In 2018, the Trump administration implemented a new quota system for immigration judges at the Executive Office of Immigration Review (“EOIR”). Under these new quotas, Denver Immigration Judges were required to more than double their case completion rate, deciding 3.5 cases per day. Without access to discovery in removal proceedings, immigrants are often dependent on filing requests for their relevant files from USCIS, CBP, ICE, and the Department of State. These agencies can take months to sometimes years to provide results. Thus, the newly created judicial quotas collided head-on with immigrant due process rights.
However, on October 19, 2021, Chief Immigrant Judge Tracy Short issued an internal email to all EOIR judges suspending the 2018 quota system effective immediately. Short declared that the agency was working on developing new performance measures which would be shared with the judges shortly. However, instead of shining a light on the effect the quota had on immigrant due process rights, Short cited issues with “balance and equity for the various types of docket assignments.” Many immigration judges originally took issue with the quotas because different dockets could more easily meet the goals than others—judges with family cases could complete several cases simultaneously.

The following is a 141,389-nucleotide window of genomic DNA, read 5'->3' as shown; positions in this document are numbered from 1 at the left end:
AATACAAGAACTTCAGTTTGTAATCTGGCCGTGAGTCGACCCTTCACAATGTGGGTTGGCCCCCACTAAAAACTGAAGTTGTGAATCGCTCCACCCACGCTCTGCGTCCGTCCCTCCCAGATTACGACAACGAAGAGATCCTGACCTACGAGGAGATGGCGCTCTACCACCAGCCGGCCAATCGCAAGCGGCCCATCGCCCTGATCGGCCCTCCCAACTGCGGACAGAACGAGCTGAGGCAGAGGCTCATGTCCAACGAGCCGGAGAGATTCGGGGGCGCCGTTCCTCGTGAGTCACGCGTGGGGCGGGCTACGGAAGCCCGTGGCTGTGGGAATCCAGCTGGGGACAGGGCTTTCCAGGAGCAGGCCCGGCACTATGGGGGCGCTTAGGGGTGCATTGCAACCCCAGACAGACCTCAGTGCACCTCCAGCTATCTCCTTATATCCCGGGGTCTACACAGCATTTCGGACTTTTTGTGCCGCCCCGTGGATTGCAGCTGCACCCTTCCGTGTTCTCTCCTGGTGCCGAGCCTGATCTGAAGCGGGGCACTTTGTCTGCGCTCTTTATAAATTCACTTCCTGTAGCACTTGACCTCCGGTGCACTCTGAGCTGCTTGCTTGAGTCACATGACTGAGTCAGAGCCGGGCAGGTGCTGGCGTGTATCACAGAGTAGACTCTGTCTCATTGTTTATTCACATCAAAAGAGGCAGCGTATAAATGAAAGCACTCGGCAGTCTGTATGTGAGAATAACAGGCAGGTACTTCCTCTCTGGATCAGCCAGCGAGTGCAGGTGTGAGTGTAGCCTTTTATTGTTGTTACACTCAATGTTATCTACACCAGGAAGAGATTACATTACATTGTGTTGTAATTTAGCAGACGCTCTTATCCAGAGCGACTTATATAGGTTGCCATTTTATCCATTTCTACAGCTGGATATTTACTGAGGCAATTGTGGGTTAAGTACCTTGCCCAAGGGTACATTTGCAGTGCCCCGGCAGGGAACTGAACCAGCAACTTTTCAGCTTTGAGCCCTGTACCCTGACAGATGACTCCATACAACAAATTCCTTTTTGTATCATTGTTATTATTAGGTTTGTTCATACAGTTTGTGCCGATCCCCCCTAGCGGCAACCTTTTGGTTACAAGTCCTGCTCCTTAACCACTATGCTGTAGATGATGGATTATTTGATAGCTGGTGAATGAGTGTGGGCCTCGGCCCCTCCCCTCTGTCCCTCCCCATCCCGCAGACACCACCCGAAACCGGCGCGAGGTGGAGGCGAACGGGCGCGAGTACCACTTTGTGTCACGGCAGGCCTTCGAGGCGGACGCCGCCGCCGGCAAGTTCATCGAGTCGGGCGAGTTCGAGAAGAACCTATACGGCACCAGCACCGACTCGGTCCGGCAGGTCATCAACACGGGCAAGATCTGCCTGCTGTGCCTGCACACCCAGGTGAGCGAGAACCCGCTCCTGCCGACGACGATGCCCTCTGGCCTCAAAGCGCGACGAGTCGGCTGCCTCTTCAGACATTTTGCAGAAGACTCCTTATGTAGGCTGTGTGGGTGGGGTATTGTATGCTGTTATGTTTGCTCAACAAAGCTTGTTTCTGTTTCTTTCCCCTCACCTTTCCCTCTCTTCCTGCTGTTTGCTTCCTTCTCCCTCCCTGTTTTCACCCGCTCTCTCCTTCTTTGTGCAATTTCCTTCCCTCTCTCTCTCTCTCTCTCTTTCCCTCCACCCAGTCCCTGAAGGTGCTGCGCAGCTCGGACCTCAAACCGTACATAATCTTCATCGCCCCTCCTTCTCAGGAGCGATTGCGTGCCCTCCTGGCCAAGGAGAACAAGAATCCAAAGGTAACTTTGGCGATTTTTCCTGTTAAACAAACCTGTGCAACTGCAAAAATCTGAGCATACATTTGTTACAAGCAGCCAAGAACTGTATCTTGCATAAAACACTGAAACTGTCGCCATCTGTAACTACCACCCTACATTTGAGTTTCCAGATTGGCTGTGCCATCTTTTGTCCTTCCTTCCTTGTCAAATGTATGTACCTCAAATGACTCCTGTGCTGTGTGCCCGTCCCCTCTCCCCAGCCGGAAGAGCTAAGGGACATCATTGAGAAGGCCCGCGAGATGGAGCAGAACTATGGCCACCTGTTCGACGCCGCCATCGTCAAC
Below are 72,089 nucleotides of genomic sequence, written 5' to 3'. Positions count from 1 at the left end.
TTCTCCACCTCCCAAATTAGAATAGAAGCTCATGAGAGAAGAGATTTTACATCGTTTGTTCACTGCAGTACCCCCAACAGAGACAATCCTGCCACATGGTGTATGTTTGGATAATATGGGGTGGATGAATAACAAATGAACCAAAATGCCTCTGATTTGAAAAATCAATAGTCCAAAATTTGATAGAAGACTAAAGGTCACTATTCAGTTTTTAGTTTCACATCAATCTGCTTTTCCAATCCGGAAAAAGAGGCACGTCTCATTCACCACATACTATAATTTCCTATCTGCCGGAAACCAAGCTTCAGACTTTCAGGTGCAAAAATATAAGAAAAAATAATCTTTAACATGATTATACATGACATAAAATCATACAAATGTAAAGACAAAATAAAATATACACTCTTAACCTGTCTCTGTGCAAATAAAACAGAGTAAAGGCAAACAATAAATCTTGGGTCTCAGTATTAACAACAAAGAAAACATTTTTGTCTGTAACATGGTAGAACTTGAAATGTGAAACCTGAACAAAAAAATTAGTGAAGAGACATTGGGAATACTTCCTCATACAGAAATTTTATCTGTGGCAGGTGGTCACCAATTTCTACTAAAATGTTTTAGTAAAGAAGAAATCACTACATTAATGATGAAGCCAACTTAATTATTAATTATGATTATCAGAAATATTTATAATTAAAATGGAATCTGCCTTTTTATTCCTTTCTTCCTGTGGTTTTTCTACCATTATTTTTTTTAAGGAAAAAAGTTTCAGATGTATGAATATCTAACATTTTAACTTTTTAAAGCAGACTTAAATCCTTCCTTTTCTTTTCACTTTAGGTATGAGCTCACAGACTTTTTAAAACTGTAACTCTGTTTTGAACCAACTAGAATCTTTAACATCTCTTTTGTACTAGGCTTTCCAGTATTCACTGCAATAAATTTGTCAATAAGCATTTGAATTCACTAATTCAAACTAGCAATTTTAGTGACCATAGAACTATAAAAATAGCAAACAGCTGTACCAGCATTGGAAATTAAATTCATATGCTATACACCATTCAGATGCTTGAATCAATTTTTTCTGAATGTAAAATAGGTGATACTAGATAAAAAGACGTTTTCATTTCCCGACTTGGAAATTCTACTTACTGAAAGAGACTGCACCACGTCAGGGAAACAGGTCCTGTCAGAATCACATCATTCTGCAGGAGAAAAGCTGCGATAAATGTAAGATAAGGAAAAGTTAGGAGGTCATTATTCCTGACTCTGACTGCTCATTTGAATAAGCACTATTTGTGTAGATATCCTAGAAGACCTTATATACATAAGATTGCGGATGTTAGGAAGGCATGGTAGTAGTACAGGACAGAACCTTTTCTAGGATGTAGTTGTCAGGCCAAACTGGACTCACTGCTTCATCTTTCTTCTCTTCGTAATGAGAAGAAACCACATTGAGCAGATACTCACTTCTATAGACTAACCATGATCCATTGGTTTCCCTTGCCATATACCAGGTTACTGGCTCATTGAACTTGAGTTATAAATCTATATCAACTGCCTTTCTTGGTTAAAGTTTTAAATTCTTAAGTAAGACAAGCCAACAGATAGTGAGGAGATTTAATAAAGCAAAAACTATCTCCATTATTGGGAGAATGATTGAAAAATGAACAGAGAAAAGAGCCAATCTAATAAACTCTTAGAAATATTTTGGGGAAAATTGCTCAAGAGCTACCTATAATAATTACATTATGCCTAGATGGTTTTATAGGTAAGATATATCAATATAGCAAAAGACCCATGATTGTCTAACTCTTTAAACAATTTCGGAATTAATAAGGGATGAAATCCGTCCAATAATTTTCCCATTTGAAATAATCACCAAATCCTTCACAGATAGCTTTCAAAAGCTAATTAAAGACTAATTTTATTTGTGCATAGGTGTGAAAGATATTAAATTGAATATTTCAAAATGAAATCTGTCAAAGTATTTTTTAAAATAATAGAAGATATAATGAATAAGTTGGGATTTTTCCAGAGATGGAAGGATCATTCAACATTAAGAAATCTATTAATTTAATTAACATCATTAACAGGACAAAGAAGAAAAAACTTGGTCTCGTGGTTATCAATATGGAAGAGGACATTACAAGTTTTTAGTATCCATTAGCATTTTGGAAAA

Although the internal rationalization for the rescission of the policy may not have been based in humanity towards immigrants, the outcome may be a win for immigrant rights nonetheless. But for it truly to be a step in the right direction, we will have to see what replaces the 2018 quota system. We will provide you updates as more details emerge.
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